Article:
Hate crimes in the United States have historically been a pressing issue that is an unfortunate part to our country. The hate crime rate has exponentially increased within the last three years.
According to the 2017 FBI Hate Crime Report, there was a 17 percent increase in hate crimes from 2016, which is the third highest rate increase since a 20.7 percent increase from 2000 to 2001.
The FBI defines a hate crime as an crime committed against another person based on their real or perceived racial status, national origin, religion, sexual orientation and gender identity. These heartless and cruel acts need to be acknowledged , addressed and stopped.
The Associated Press reported an incident in Orange County March 6, where students from Newport Harbor High School posted a Snapchat photo of teenagers posing around a swastika made of red cups with their arms raised in Nazi salutes. A student at a private Jewish school in Irvine posted a screenshot and got a mixed response, with some notably arguing that the students were just joking.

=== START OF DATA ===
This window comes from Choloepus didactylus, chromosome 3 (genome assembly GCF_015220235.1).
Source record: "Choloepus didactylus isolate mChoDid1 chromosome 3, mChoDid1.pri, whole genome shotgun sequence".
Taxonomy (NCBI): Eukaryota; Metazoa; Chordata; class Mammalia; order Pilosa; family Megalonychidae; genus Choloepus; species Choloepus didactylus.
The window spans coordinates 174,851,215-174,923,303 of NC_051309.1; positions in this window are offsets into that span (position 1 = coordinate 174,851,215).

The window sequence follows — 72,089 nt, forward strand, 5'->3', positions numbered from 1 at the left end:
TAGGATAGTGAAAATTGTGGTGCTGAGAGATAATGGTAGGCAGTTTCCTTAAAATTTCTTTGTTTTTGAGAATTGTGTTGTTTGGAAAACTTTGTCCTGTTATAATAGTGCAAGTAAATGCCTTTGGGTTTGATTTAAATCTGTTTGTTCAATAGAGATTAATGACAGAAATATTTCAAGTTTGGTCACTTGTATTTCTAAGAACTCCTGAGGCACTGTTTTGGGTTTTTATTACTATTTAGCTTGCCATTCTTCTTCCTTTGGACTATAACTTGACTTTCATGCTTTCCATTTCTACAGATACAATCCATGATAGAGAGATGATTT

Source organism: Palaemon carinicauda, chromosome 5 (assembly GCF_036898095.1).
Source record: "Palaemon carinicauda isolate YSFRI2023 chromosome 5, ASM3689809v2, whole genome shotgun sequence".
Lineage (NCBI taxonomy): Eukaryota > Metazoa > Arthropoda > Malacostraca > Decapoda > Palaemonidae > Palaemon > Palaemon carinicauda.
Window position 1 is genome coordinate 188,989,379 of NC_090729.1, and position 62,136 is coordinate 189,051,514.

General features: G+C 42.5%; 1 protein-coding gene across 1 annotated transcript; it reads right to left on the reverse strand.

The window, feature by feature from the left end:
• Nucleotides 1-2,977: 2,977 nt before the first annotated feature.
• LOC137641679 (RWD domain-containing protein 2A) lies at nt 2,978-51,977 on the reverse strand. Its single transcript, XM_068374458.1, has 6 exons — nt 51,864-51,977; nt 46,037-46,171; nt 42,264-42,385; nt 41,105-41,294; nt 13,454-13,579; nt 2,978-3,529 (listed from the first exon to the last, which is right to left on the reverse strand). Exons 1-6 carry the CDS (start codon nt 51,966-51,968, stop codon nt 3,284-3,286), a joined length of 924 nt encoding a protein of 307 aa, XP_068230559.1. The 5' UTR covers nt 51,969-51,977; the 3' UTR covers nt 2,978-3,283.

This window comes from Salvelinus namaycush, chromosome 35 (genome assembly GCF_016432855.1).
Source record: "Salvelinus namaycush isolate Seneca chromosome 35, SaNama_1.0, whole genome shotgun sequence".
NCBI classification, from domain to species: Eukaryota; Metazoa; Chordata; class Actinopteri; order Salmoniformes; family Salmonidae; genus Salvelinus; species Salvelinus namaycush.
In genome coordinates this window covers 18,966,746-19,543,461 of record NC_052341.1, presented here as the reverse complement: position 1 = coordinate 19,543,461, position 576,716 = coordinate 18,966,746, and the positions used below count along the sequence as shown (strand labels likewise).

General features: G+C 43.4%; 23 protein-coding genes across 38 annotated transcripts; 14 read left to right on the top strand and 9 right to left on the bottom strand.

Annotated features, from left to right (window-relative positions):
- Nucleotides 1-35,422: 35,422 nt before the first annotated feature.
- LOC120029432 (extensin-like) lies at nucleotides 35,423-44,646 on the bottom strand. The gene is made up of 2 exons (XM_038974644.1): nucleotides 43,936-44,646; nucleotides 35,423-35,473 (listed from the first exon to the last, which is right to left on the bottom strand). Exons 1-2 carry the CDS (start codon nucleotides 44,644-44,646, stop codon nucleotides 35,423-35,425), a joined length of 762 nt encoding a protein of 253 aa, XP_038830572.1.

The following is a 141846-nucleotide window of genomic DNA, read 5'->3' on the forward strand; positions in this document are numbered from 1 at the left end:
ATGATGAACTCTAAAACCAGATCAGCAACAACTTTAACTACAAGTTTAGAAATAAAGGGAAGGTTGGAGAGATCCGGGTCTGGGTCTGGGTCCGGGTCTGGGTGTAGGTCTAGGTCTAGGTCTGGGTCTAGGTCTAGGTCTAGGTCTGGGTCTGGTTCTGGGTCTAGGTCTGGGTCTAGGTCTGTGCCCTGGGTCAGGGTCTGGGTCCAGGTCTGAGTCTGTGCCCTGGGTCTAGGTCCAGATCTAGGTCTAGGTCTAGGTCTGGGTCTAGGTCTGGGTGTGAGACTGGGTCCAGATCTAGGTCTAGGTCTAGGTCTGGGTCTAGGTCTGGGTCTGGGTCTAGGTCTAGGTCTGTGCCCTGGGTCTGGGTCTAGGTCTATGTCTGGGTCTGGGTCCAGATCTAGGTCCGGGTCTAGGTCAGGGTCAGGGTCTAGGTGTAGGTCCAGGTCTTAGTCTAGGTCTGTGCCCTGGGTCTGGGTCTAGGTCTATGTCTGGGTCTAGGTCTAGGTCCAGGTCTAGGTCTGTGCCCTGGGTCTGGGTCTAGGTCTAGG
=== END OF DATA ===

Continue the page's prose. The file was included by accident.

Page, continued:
The Conference on Jewish Material Claims Against Germany conducted a 2018 study, which showed that 22 percent of U.S. millennials have not heard of the Holocaust.
This is not the lone incident among California primary schools; last December students at Matilijia Junior High School in Ojai posed in a photo laying down in the shape of a swastika and shared a photo from a group chat that contained racist comments.
Our current administration is partly to blame for the rise in such incidents. In response to the riots at the Unite the Right Rally in Charlottesville, in which a white supremacist ran over a counter protester with his car, President Donald Trump said, “There are good people on both sides.” The Trump administration’s passivity enables an environment in which hate flourishes.
It is crucial to voice our stance through peaceful protests and display acts of solidarity to all groups. We must express the value and importance of unity and togetherness in a time of outright division.